Church bureaucrats choose misogyny accusations over discussion of gender
St Peter’s in Rome: perceptions have changed of women’s place in society. Accepted as being fully human and made in the image of God, a woman can “icon” Christ as effectively as can any man. Photograph: Cyril Byrne
As a result, it is the teaching itself that must be challenged. This is not difficult.
On the big issue, women’s exclusion from ordination, the teaching is of recent origin and is based on remarkably shoddy scholarship. The exclusion is long-established. The justifying doctrine is new.
In October 1976, the Congregation for the Doctrine of the Faith (CDF) produced a declaration, (Inter Insigniores) teaching that Jesus could override cultural taboos and therefore, in selecting only men as apostles, he was acting with complete freedom. His example should therefore be considered normative. This norm was then elevated into an implied blueprint of God’s eternal plan for his church. Then, the term “apostle” was stealthily extended to include priests and offices of authority, allowing the CDF to “recall” the pope’s words that the church “in fidelity to the example of the Lord, does not consider herself authorised to admit women to priestly ordination”.
Women’s exclusion from ordination is based on remarkably shoddy scholarship
The snag was Mark 3:14 on which they were relying. It makes it perfectly clear that Jesus did not act in complete freedom. He was constrained by the culture of the times which dismissed women’s evidence as worthless. Mark explains the selection of male apostles in verse 14: “they were to be with him and to be sent out to preach”.
Jesus was selecting itinerant preachers; no job for a woman in first-century Palestine. The verse as written would cut the ground from under an already-flimsy argument. So, the CDF rewrote scripture to suit their purpose.
This is how the problem verse is presented in their declaration. (Mk 3:14): they are to represent Jesus to the people and carry on his work.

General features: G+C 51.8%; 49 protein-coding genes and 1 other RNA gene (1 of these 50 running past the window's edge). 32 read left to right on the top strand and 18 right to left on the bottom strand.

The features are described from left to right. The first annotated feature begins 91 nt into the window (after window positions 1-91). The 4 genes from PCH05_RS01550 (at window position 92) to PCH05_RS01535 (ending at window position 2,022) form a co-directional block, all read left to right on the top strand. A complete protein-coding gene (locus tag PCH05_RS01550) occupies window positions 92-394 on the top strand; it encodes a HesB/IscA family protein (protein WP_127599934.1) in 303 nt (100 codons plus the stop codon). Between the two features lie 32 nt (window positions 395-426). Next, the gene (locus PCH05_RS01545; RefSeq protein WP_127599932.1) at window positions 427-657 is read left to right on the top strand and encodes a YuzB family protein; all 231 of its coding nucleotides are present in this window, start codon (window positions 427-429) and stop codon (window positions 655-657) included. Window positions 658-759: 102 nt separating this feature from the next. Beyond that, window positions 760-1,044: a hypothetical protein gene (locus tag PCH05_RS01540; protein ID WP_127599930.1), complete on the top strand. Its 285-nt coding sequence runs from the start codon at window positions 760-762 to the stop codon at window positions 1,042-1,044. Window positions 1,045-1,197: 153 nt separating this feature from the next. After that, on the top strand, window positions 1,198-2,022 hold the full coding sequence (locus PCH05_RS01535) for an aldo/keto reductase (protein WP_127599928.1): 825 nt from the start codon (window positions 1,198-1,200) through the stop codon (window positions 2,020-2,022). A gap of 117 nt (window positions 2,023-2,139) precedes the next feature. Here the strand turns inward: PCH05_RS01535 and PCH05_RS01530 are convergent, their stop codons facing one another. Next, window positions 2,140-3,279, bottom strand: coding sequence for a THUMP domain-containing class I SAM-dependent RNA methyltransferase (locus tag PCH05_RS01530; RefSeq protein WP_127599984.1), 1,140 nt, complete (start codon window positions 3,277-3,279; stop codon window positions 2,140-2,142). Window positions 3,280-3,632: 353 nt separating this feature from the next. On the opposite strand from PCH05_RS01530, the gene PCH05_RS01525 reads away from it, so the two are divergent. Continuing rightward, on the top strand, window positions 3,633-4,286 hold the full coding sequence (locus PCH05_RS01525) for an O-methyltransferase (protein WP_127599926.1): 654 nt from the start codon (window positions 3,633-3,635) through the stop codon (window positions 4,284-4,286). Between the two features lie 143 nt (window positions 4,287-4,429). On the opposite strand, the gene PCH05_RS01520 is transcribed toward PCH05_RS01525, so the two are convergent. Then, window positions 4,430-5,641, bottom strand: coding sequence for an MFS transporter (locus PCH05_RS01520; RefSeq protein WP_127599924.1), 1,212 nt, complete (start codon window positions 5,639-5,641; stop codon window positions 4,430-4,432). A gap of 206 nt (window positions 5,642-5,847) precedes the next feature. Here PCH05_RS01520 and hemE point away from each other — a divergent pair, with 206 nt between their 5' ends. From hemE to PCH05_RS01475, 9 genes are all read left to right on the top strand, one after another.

No quotation marks, but the unwary reader is (mis-)led to believe they are quoting the scripture when in fact they are altering it.
Eighteen years later, Pope St John Paul II tried to put an end to the argument about women’s ordination which Rome had been losing in the interim. His apostolic letter, Ordinatio Sacerdotalis (October 1994) formulated a new doctrine to justify a discredited practice:
“I declare that the church has no authority whatsoever to confer priestly ordination on women and that this judgment is to be definitively held by all the church’s faithful.”
This is not a development of doctrine. There is a theological chasm between it and the earlier statement which would of its nature have been open to reassessment.
The new doctrine has been mischievously labelled as infallible.
St John Paul was badly served by those who drafted the apostolic letter for him. They depended heavily on the earlier declaration and faced the same dilemma with the second half of verse 14: “and to be sent out to preach”. Their solution was just to omit it. This is not the only magisterial document that cuts short a citation to suit its brief. The authors go on to rely on at least two classical logical fallacies and on footnote references that, when checked, offer minimal support or are irrelevant.
Matter and form
Furthermore, the letter contradicts the declaration on one essential point. The declaration says the church has always had the power to “lay down or modify what she considers more fitting” for the sacraments, “provided that their substance remains unaltered”. This makes the issue one of discipline and contradicts the teaching of the letter: “that the church has no authority whatsoever to confer priestly ordination on women”, unless the gender of the recipient can be proved to be part of the substance of the sacrament. This the letter wisely does not attempt. The sacrament is composed of matter and form; the imposition of hands and recital of prescribed prayers.
The letter asserts that the celebrant must symbolise Christ in a natural and meaningful way and that a woman cannot do this because Christ was a man. The medieval perception of women would have made this difficult for some. But perceptions have changed along with women’s place, education, options, leadership and expectations. Now accepted as being fully human and made in the image of God, she can “icon” Christ as effectively as can any man.
Finally and fatally, neither document dares to relate the issue to the institution of the Eucharist or of the sacrament of Order or pays much attention to the greatest commandment, on which depend “all the law and the prophets”.
These “authoritative” documents are neither infallible nor persuasive. Rather than risk further discussion, however, the Vatican bureaucrats will dutifully suffer the misogyny accusation.
John O’Loughlin Kennedy is an economist and co-founder of Concern Worldwide
The Irish Times, 9 April 2018